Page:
The play and film have different endings, and both have led to many interpretations by critics and fans. The play ends with Hedwig and Tommy seeming to merge into one person, with some suggestion that perhaps they were the same person all along. As for the film, it takes even more of a turn into surrealism after Hedwig and Tommy's car crash, and it's difficult to say if the events depicted are literally occurring, if Hedwig is imagining them, or if something else is happening. One interpretation has it that Hedwig (and possibly Tommy) were killed in the crash and that everything after the crash is flashing through Hedwig's mind as she dies. There is a certain logic to this; after the crash, there is a montage of Hedwig's dreams seemingly coming true (she achieves fame, she is acknowledged as the writer of Tommy's hit songs, etc.), followed by a scene where she appears in one of the much-despised Bilgewaters restaurants and sings a song raging about her tragic life, perhaps feeling one last stab of bitterness in the final moments of her existence. She laments how her various relationships have taken parts of her, but goes on to assert that she has reconstructed herself, sewn up in bits and pieces as an exquisite corpse that still shows the impact of those she has known. After this, Hedwig finds herself in a vast, black, empty concert hall, where Tommy and Hedwig share a loving but tearful goodbye, after which Tommy slips away into the darkness, leaving Hedwig alone. Then Hedwig is surprised to find herself abruptly transported to a gleaming white (heavenly?) concert hall, and she performs the joyous, reflective "Midnight Radio" for an appreciative crowd. Her feminine clothing and faux breasts stripped away, she hands her wig over to a grateful Yitzhak, who immediately transforms into the glamorous drag queen he always wanted to be while he was trapped in Hedwig's shadow. The crowd carries Yitzhak away from Hedwig — another symbolic farewell — and the next we see of Hedwig, she is naked and staggering away from us down a dark wet alley (some have likened it to a birth canal) that feeds into a busy city street. We see her tattoo (which illustrates the story of "The Origin of Love" with a Taoist-inspired symbol of two half-faces) magically morphing into a single, whole face. Hedwig reaches the curb, looks both ways, crosses the street and disappears.

In interviews, Mitchell has referred to the character moving on to a new and more integrated life after the events of the film, which—depending on one's view of death—suggests that the death interpretation might not be the intended one.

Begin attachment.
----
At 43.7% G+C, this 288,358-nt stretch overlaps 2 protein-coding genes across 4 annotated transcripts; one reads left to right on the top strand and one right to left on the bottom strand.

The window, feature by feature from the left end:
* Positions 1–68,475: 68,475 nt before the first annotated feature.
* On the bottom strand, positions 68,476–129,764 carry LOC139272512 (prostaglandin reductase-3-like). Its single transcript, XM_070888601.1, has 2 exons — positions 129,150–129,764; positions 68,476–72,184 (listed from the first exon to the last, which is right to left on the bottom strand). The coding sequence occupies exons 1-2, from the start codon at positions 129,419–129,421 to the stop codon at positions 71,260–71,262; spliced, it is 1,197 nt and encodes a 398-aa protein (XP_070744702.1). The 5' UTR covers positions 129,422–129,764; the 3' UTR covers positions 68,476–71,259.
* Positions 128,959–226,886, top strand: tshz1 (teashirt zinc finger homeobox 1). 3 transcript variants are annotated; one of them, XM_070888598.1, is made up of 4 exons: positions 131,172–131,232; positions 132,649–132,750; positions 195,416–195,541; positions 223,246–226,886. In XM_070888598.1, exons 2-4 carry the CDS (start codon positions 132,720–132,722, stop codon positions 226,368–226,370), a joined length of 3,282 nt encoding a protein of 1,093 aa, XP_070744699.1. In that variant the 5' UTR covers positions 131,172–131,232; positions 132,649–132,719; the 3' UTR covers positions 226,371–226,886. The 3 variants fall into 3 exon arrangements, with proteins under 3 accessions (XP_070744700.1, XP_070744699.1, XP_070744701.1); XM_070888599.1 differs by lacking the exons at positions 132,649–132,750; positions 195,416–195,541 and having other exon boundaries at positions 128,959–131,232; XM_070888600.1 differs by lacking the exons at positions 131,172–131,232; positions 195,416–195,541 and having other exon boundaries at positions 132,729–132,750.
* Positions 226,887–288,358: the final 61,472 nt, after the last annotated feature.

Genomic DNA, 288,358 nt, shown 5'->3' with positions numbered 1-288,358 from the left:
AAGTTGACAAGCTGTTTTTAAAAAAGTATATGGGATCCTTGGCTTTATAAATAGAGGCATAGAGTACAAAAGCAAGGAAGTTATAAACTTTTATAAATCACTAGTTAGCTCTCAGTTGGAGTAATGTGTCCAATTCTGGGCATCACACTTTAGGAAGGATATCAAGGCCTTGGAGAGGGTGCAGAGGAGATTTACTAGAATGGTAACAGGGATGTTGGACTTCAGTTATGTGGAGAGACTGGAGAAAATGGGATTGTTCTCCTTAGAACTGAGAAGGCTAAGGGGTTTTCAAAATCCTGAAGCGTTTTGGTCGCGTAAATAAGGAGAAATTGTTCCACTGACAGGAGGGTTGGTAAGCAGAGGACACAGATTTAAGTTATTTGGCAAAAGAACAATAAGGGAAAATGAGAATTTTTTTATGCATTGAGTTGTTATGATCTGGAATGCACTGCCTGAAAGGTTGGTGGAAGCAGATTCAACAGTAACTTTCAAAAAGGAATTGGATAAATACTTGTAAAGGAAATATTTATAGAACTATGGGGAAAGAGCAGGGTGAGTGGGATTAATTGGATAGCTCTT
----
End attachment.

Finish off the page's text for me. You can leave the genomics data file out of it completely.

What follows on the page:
Gnostic Christian influences

Tommy's interpretation of the Book of Genesis (he regards Eve's eating of the apple from the Tree of Knowledge of Good and Evil as a positive, knowledge-seeking act) and his identification of Hedwig with Eve as the knowledge-giver is influenced by Christian Gnostic philosophy and inspired Tommy's nom-de-rock, Tommy Gnosis. It is likely that the name Tommy comes from the Gospel of Thomas. These very early (from the first two centuries A.D.) Gnostic gospels were condemned as heretical by the early Christian Church and rejected from the list of gospels deemed suitable for inclusion in the New Testament. Many of these texts (along with elements of Plato's "Republic") were buried in a single sealed jar--probably by a monk soon after 367 A.D. to protect them from destruction--in the desert near Nag Hammadi, Egypt and were only discovered in 1945. They were finally released to the public in 1977 as the Nag Hammadi Library. In general, the Gnostics advocated a personal search for an inner gnosis, or spiritual knowledge, as opposed to seeking salvation through the dictates of a hierarchical church. Twin and doppelganger imagery abound and many texts seemed to be more open to the idea of women as equal partners in spirituality (e.g., Eve was revered and there was a Gospel of Mary [Magdelene] ). Some quotes from the Gnostic Gospel of Thomas are included in the Dramatist Play Service publication of "Hedwig":

"Jesus said to them, "When you make the two into one, and when you make the inner like the outer and the outer like the inner, and the upper like the lower, and when you make male and female into one, so that the male be not male nor the female be female, when you make eyes in place of an eye, a hand in place of a hand, a foot in place of a foot, an image in place of an image, then you will enter the kingdom."